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Obsessive Compulsive Disorder

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Blank Obsessive Compulsive Disorder

Post by Bob on 11/11/2015, 9:27 pm

Obsessive Compulsive Disorder


Obsessive-compulsive disorder: A psychiatric disorder characterized by obsessive thoughts and compulsive actions, such as cleaning, checking, counting, or hoarding. Obsessive-compulsive disorder (OCD), one of the anxiety disorders, is a potentially disabling condition that can persist throughout a person's life. The individual who suffers from OCD becomes trapped in a pattern of repetitive thoughts and behaviors that are senseless and distressing but extremely difficult to overcome. OCD occurs in a spectrum from mild to severe, but if severe and left untreated, can destroy a person's capacity to function at work, at school, or even in the home.
The obsessions are unwanted ideas or impulses that repeatedly well up in the mind of the person with OCD. Persistent fears that harm may come to self or a loved one, an unreasonable concern with becoming contaminated, or an excessive need to do things correctly or perfectly, are common. Again and again, the individual experiences a disturbing thought, such as, "My hands may be contaminated--I must wash them"; "I may have left the gas on"; or "I am going to injure my child." These thoughts are intrusive, unpleasant, and produce a high degree of anxiety. Sometimes the obsessions are of a violent or a sexual nature, or concern illness.
In response to their obsessions, most people with OCD resort to repetitive behaviors called compulsions. The most common of these are washing and checking. Other compulsive behaviors include counting (often while performing another compulsive action such as hand washing), repeating, hoarding, and endlessly rearranging objects in an effort to keep them in precise alignment with each other. Mental problems, such as mentally repeating phrases, listmaking, or checking are also common. These behaviors generally are intended to ward off harm to the person with OCD or others. Some people with OCD have regimented rituals while others have rituals that are complex and changing. Performing rituals may give the person with OCD some relief from anxiety, but it is only temporary.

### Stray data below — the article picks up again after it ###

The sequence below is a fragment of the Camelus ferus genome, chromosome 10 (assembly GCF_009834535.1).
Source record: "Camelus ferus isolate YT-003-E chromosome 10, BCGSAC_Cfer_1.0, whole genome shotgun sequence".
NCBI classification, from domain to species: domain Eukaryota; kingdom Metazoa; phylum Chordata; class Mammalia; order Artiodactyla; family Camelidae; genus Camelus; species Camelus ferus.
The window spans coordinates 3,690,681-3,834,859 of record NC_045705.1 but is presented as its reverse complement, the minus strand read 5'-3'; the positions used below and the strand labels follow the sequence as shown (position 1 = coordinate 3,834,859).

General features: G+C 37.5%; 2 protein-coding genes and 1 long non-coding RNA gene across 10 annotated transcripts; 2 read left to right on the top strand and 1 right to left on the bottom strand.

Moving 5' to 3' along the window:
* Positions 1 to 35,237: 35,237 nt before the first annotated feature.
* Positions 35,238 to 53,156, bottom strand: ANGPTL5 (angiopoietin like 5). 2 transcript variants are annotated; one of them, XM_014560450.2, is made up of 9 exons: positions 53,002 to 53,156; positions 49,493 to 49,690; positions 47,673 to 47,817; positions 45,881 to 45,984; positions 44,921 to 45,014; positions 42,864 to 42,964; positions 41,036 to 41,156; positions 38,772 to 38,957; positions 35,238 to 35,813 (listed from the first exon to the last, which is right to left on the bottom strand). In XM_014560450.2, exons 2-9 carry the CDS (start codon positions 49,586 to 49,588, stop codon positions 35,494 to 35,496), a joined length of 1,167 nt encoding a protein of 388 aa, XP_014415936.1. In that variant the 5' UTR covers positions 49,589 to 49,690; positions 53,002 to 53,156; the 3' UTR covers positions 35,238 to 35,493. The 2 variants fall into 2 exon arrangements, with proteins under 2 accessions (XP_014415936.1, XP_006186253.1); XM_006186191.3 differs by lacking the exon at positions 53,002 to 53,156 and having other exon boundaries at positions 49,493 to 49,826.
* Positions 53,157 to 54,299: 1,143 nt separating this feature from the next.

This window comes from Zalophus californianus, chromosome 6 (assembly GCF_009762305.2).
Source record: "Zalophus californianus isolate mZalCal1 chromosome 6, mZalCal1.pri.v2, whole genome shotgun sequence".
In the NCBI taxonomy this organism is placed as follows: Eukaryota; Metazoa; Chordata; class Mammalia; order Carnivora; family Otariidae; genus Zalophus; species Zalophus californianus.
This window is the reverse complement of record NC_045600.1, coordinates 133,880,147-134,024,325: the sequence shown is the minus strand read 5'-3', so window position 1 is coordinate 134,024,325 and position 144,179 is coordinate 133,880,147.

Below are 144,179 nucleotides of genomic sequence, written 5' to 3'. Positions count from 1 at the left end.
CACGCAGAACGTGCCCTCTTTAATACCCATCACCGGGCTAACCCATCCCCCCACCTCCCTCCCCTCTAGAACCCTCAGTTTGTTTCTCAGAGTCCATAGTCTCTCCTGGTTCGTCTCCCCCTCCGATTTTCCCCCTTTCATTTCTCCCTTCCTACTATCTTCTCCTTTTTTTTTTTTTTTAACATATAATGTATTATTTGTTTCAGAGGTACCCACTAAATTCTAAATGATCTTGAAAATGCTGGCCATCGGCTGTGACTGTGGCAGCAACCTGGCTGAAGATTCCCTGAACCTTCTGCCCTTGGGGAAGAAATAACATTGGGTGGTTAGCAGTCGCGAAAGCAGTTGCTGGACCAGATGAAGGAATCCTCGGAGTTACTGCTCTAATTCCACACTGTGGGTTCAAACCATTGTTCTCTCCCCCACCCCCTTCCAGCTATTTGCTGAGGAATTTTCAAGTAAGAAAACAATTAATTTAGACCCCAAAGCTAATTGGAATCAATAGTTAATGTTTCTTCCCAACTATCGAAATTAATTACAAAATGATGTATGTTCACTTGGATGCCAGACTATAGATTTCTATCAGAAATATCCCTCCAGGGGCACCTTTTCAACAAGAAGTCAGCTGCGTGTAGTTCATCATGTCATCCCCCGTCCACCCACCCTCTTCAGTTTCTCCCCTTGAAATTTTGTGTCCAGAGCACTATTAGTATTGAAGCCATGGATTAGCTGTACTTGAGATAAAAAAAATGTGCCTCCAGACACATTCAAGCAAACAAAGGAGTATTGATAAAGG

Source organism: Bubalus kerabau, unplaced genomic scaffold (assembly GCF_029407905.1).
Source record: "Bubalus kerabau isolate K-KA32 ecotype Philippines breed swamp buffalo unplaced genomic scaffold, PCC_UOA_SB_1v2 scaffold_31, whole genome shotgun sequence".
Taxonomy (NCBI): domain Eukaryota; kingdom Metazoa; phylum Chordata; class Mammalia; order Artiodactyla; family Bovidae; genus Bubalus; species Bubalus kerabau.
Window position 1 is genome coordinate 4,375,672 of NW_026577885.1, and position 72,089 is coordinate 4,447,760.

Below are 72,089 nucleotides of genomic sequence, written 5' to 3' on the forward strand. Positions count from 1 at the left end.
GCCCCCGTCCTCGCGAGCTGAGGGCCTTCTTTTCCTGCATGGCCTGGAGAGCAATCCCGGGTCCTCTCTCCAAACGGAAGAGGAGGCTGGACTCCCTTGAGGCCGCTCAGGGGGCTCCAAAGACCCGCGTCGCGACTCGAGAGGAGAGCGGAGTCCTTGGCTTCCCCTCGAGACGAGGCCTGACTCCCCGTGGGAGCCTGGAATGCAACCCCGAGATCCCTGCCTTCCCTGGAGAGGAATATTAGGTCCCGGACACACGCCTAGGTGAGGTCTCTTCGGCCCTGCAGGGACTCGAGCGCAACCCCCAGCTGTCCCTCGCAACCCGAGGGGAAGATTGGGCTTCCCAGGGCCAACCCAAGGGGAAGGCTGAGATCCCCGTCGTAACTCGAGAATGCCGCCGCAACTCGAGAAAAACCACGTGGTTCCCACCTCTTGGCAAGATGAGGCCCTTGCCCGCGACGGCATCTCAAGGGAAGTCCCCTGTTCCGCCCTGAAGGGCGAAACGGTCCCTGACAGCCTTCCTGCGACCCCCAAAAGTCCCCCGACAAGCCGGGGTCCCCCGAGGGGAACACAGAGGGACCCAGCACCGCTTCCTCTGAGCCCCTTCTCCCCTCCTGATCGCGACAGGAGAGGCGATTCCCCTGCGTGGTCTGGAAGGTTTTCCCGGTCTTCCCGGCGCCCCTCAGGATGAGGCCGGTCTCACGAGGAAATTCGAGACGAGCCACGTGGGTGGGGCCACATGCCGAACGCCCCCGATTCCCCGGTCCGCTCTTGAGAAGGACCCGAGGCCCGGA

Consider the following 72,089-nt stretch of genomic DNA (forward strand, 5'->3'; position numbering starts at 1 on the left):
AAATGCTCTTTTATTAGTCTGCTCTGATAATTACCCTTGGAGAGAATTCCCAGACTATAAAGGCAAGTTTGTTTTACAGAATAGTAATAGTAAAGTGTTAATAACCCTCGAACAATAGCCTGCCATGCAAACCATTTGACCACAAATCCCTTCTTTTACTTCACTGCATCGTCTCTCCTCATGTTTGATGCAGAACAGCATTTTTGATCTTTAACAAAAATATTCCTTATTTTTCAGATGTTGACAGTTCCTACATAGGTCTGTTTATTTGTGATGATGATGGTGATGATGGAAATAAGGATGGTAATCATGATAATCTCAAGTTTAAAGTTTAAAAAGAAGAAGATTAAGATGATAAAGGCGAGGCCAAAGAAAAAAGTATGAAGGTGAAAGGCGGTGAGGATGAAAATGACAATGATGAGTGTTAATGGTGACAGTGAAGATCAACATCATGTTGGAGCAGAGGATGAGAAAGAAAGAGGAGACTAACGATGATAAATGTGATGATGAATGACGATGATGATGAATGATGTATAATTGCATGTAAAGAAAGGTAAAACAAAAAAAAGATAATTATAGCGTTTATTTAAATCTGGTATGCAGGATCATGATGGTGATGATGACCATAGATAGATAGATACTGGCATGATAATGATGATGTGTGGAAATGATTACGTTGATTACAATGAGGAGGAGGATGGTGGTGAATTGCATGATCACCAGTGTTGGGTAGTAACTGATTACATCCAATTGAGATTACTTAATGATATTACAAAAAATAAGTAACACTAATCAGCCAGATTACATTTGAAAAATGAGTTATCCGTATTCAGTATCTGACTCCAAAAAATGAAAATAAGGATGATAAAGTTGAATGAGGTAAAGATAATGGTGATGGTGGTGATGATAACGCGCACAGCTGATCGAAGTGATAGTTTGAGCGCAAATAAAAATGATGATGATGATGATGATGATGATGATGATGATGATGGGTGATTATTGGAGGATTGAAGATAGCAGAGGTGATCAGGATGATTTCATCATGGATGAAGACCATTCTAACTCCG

The old belief that OCD was the result of life experiences has been weakened by the growing evidence that biological factors are a primary contributor to the disorder. The fact that OCD patients respond well to specific medications that affect the neurotransmitter serotonin suggests the disorder has a neurobiological basis.
OCD is sometimes accompanied by depression, eating disorders, substance abuse disorder, a personality disorder, attention deficit disorder, or another of the anxiety disorders. Co-existing disorders can make OCD more difficult both to diagnose and to treat.
Treatment is by cognitive behavioral therapy and/or medication. One patient may benefit significantly from behavior therapy, while another will benefit from pharmacotherapy. Some others may use both medication and behavior therapy. Others may begin with medication to gain control over their symptoms and then continue with behavior therapy.